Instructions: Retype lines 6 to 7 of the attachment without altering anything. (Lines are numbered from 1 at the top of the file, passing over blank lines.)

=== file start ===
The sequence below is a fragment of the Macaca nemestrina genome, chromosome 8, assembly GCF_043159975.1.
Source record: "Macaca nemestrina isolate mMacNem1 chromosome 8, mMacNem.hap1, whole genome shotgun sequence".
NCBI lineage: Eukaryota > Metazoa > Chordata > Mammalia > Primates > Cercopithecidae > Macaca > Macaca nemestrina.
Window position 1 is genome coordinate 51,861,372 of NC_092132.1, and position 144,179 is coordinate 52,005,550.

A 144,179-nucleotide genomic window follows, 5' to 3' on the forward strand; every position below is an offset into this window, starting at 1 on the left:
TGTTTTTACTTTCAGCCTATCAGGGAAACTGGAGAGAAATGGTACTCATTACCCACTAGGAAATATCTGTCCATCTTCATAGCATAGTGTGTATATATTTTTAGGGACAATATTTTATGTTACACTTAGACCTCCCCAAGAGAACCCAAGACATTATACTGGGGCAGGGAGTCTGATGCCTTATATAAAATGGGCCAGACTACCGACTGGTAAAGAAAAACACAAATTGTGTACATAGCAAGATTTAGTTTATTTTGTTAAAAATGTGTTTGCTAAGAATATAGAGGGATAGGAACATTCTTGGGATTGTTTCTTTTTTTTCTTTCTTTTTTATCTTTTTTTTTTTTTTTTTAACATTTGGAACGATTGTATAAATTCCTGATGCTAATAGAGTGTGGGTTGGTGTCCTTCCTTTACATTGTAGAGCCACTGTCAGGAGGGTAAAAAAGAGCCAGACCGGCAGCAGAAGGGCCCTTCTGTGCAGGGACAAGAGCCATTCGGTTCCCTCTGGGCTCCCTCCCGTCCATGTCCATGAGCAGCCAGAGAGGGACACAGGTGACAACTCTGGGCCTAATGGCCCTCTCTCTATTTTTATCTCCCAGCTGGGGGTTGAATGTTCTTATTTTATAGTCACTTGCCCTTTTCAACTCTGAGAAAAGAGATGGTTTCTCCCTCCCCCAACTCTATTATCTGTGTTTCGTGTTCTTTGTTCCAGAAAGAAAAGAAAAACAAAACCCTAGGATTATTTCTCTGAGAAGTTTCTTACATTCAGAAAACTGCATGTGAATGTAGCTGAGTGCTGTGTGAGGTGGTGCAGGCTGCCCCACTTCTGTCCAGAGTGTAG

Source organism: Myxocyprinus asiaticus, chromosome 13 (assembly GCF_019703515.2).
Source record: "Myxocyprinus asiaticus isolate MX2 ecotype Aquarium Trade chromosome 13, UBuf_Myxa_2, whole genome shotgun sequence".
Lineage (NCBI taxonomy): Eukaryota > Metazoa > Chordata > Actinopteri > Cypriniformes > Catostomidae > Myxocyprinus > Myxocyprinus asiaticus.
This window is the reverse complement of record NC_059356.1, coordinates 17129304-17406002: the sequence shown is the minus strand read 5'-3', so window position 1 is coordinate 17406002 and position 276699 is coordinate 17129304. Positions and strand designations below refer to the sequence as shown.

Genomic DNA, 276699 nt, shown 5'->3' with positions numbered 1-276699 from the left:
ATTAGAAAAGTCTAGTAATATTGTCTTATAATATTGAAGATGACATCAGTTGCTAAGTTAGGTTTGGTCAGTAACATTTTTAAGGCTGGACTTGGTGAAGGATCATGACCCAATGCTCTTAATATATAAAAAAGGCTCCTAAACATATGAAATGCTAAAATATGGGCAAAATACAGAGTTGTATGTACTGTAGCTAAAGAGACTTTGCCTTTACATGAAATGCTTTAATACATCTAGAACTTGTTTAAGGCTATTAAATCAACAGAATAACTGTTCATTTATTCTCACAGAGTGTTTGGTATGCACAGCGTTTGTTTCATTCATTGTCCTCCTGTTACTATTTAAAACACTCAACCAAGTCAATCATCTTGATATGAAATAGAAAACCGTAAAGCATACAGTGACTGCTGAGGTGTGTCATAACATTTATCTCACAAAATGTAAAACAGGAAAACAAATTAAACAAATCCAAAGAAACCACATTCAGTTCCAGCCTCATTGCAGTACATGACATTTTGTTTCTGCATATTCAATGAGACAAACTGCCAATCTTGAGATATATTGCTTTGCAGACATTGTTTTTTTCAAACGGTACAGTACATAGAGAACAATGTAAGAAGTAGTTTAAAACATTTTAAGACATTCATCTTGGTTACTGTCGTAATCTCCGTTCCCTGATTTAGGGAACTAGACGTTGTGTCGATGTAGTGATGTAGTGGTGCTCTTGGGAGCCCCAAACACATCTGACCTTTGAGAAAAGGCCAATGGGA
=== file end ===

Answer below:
TGTTTTTACTTTCAGCCTATCAGGGAAACTGGAGAGAAATGGTACTCATTACCCACTAGGAAATATCTGTCCATCTTCATAGCATAGTGTGTATATATTTTTAGGGACAATATTTTATGTTACACTTAGACCTCCCCAAGAGAACCCAAGACATTATACTGGGGCAGGGAGTCTGATGCCTTATATAAAATGGGCCAGACTACCGACTGGTAAAGAAAAACACAAATTGTGTACATAGCAAGATTTAGTTTATTTTGTTAAAAATGTGTTTGCTAAGAATATAGAGGGATAGGAACATTCTTGGGATTGTTTCTTTTTTTTCTTTCTTTTTTATCTTTTTTTTTTTTTTTTTAACATTTGGAACGATTGTATAAATTCCTGATGCTAATAGAGTGTGGGTTGGTGTCCTTCCTTTACATTGTAGAGCCACTGTCAGGAGGGTAAAAAAGAGCCAGACCGGCAGCAGAAGGGCCCTTCTGTGCAGGGACAAGAGCCATTCGGTTCCCTCTGGGCTCCCTCCCGTCCATGTCCATGAGCAGCCAGAGAGGGACACAGGTGACAACTCTGGGCCTAATGGCCCTCTCTCTATTTTTATCTCCCAGCTGGGGGTTGAATGTTCTTATTTTATAGTCACTTGCCCTTTTCAACTCTGAGAAAAGAGATGGTTTCTCCCTCCCCCAACTCTATTATCTGTGTTTCGTGTTCTTTGTTCCAGAAAGAAAAGAAAAACAAAACCCTAGGATTATTTCTCTGAGAAGTTTCTTACATTCAGAAAACTGCATGTGAATGTAGCTGAGTGCTGTGTGAGGTGGTGCAGGCTGCCCCACTTCTGTCCAGAGTGTAG

Source organism: Myxocyprinus asiaticus, chromosome 13 (assembly GCF_019703515.2).